sickle cell disease
hemoglobin-Scrystallizes in small capillaries, where the concentration of oxygen in the blood is low (but sufficient for normal hemoglobin), causing the red blood cells to assume distorted, sicklelike shapes. Linus Pauling discovered the chemical abnormality of the hemoglobin molecule that causes the erythrocyte sickling in 1949.
The sickled red blood cells tend to clog small blood vessels, depriving the tissues they serve of blood and oxygen. Painful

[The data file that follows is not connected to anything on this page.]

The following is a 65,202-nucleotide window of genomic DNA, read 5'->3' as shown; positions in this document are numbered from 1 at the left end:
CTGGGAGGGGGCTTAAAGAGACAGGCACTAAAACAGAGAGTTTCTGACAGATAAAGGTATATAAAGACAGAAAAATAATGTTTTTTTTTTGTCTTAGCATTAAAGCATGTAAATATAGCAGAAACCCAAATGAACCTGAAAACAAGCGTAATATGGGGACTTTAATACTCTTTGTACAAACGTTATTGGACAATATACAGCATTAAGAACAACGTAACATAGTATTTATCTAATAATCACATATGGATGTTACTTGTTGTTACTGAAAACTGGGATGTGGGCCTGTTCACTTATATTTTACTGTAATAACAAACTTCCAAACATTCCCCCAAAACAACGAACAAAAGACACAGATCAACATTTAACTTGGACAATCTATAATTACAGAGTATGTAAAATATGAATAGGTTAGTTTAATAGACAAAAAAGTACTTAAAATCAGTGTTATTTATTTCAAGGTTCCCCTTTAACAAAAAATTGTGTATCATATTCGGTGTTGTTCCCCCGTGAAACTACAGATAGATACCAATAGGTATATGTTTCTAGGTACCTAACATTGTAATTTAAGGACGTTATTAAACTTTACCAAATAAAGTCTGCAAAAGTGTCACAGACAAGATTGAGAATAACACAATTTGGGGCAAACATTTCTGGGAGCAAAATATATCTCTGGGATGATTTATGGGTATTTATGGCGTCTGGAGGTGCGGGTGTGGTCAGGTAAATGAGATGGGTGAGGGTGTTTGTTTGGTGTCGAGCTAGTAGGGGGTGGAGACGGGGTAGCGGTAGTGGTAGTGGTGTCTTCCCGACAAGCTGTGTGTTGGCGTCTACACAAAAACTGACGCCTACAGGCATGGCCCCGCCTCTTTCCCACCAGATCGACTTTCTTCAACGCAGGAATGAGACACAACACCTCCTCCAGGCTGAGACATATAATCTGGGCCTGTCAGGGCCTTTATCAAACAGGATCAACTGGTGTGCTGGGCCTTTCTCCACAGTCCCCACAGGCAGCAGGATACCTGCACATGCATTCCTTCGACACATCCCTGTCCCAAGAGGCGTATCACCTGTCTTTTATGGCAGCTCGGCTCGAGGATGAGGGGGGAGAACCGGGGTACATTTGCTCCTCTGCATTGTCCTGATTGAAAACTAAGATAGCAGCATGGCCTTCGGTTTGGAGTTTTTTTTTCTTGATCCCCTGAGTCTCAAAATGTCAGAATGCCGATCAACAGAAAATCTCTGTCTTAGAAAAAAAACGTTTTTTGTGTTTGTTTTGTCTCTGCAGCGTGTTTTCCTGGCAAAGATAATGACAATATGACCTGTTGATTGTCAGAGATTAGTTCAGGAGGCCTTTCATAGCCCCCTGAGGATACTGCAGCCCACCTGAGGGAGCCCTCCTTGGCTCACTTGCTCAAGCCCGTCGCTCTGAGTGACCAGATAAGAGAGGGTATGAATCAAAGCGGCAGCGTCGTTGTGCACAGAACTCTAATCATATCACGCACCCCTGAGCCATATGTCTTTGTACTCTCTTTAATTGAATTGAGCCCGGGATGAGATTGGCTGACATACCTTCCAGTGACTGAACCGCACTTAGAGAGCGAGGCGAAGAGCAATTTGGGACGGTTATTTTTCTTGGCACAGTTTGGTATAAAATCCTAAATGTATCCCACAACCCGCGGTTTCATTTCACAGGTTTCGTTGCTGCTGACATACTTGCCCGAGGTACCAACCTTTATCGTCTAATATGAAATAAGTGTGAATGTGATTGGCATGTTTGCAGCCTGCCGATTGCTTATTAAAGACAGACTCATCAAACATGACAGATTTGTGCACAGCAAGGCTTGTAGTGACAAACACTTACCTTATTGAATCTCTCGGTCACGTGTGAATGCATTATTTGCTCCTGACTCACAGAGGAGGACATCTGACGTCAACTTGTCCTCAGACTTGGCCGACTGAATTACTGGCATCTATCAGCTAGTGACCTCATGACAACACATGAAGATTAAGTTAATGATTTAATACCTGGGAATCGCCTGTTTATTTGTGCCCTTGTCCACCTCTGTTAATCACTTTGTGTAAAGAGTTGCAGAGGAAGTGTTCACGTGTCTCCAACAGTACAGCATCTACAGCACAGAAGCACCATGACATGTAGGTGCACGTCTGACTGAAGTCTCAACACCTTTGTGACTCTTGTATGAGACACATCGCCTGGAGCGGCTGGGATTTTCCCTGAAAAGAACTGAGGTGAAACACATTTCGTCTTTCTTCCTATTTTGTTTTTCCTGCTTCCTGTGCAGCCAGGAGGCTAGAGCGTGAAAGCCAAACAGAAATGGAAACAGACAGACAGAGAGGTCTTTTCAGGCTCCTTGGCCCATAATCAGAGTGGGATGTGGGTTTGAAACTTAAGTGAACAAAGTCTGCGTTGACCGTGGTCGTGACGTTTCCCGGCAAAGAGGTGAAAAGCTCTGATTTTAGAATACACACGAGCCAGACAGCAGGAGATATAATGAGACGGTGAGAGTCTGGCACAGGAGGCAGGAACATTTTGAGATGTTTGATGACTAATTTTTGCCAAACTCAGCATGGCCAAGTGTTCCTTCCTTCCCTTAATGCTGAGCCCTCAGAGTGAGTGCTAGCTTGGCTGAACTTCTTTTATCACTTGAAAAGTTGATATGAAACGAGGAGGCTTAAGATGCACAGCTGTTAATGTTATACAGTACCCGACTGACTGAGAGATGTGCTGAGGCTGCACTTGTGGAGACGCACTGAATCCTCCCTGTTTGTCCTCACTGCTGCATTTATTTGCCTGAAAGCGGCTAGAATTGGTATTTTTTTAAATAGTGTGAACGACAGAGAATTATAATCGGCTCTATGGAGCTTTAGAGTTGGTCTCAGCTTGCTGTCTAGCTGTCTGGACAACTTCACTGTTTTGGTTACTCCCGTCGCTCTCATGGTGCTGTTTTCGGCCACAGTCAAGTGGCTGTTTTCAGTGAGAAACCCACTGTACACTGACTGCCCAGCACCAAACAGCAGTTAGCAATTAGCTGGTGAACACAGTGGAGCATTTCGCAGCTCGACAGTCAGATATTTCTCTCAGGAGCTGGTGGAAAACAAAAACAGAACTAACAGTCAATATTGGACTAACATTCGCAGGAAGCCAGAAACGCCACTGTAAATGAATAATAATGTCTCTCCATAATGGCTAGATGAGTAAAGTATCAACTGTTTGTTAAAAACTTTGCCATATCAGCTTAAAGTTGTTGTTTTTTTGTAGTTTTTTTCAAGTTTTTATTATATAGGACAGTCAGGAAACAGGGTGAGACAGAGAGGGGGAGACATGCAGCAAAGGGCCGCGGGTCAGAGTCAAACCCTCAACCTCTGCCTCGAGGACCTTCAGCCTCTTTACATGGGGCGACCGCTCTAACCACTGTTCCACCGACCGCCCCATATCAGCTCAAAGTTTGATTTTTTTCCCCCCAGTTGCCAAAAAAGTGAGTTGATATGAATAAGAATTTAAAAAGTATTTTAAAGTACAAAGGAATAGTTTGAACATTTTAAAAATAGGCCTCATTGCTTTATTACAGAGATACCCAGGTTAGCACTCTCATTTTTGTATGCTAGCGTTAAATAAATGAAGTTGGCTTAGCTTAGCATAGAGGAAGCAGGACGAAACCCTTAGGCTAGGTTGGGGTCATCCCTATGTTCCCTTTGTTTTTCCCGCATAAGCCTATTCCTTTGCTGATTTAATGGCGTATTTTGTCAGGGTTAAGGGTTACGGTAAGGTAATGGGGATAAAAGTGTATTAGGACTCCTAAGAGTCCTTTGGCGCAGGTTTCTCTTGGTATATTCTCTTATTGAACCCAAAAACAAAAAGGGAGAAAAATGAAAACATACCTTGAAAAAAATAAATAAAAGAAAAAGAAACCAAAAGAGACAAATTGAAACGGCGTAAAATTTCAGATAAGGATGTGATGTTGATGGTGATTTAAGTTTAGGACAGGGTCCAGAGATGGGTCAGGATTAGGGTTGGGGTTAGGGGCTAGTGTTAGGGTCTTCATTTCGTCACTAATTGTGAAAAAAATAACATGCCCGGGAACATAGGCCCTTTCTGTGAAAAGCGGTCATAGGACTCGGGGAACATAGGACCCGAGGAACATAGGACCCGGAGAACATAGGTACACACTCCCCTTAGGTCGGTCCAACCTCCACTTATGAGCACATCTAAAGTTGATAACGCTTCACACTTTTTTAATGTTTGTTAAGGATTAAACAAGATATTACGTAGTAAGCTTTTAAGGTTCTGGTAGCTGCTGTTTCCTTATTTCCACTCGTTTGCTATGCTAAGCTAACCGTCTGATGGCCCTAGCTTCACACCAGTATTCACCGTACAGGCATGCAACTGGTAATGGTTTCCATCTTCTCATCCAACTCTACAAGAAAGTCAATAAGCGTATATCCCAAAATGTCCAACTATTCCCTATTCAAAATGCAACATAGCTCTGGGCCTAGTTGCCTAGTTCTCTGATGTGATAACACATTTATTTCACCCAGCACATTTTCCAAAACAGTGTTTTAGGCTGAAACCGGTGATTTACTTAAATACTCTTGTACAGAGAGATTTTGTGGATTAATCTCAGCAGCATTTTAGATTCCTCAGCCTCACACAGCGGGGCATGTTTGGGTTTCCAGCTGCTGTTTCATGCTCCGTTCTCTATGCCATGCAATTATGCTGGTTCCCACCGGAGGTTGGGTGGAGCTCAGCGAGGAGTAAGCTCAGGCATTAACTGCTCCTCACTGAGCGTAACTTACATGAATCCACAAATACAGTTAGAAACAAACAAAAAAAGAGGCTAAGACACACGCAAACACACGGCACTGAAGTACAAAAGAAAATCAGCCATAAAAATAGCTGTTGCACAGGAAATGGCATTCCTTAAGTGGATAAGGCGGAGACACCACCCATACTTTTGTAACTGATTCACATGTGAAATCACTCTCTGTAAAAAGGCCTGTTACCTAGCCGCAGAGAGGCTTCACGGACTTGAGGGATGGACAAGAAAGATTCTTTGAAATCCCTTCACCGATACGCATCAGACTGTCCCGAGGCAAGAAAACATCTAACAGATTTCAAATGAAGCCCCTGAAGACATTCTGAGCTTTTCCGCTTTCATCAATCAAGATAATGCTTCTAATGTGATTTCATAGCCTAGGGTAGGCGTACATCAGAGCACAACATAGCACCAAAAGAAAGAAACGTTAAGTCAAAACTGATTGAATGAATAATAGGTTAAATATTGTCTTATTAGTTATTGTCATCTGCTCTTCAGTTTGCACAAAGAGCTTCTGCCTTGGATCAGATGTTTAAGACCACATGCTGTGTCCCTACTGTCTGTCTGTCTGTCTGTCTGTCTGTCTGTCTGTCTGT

crises result, with symptoms depending on the site affected (e.g., joint and abdominal pain or kidney damage). Strokes or seizures can occur if the brain is affected. Lung infections resulting from the patient's disinclination to take painful deep breaths are a frequent complication. In addition, the sickled erythrocytes are fragile and subject to rupture and destruction, leading to hemolytic anemia (reduction of oxygen-carrying hemoglobin caused by premature destruction of red blood cells) and such symptoms as fatigue, jaundice, and headaches.
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